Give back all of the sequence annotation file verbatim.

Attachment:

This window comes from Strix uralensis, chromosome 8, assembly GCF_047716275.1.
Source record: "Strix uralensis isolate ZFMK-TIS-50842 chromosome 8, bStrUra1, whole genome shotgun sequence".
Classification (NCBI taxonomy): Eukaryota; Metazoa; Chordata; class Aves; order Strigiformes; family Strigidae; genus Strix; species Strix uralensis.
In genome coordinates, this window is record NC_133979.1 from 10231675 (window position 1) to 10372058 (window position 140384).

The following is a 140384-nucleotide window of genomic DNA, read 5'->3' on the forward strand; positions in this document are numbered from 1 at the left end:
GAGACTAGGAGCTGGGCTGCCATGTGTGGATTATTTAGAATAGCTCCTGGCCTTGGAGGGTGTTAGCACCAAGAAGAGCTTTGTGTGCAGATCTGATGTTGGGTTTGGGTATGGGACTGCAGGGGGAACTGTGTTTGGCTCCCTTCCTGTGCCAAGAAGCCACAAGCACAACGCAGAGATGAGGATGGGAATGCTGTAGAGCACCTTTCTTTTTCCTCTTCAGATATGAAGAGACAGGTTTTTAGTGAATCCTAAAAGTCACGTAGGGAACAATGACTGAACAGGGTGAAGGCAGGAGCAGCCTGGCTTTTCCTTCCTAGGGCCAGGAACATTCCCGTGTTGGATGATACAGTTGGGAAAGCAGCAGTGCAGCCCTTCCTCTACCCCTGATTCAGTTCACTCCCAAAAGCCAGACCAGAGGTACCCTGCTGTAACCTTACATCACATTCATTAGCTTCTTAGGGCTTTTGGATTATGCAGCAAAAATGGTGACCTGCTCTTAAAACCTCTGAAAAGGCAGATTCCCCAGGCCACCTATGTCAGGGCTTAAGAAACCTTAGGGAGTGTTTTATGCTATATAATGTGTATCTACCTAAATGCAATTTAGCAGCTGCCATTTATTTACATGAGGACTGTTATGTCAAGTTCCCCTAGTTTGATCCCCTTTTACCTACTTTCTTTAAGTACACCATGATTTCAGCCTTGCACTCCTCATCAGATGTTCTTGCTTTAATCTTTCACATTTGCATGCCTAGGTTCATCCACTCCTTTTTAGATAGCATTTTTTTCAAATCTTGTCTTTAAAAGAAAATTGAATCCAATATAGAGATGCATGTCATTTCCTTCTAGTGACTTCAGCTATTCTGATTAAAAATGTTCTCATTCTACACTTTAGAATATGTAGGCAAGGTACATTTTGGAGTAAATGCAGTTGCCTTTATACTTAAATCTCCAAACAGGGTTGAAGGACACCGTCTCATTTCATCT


This window comes from Strix uralensis, chromosome 8, assembly GCF_047716275.1.
Source record: "Strix uralensis isolate ZFMK-TIS-50842 chromosome 8, bStrUra1, whole genome shotgun sequence".
Classification (NCBI taxonomy): Eukaryota; Metazoa; Chordata; class Aves; order Strigiformes; family Strigidae; genus Strix; species Strix uralensis.
In genome coordinates, this window is record NC_133979.1 from 10231675 (window position 1) to 10372058 (window position 140384).

The following is a 140384-nucleotide window of genomic DNA, read 5'->3' on the forward strand; positions in this document are numbered from 1 at the left end:
GAGACTAGGAGCTGGGCTGCCATGTGTGGATTATTTAGAATAGCTCCTGGCCTTGGAGGGTGTTAGCACCAAGAAGAGCTTTGTGTGCAGATCTGATGTTGGGTTTGGGTATGGGACTGCAGGGGGAACTGTGTTTGGCTCCCTTCCTGTGCCAAGAAGCCACAAGCACAACGCAGAGATGAGGATGGGAATGCTGTAGAGCACCTTTCTTTTTCCTCTTCAGATATGAAGAGACAGGTTTTTAGTGAATCCTAAAAGTCACGTAGGGAACAATGACTGAACAGGGTGAAGGCAGGAGCAGCCTGGCTTTTCCTTCCTAGGGCCAGGAACATTCCCGTGTTGGATGATACAGTTGGGAAAGCAGCAGTGCAGCCCTTCCTCTACCCCTGATTCAGTTCACTCCCAAAAGCCAGACCAGAGGTACCCTGCTGTAACCTTACATCACATTCATTAGCTTCTTAGGGCTTTTGGATTATGCAGCAAAAATGGTGACCTGCTCTTAAAACCTCTGAAAAGGCAGATTCCCCAGGCCACCTATGTCAGGGCTTAAGAAACCTTAGGGAGTGTTTTATGCTATATAATGTGTATCTACCTAAATGCAATTTAGCAGCTGCCATTTATTTACATGAGGACTGTTATGTCAAGTTCCCCTAGTTTGATCCCCTTTTACCTACTTTCTTTAAGTACACCATGATTTCAGCCTTGCACTCCTCATCAGATGTTCTTGCTTTAATCTTTCACATTTGCATGCCTAGGTTCATCCACTCCTTTTTAGATAGCATTTTTTTCAAATCTTGTCTTTAAAAGAAAATTGAATCCAATATAGAGATGCATGTCATTTCCTTCTAGTGACTTCAGCTATTCTGATTAAAAATGTTCTCATTCTACACTTTAGAATATGTAGGCAAGGTACATTTTGGAGTAAATGCAGTTGCCTTTATACTTAAATCTCCAAACAGGGTTGAAGGACACCGTCTCATTTCATCT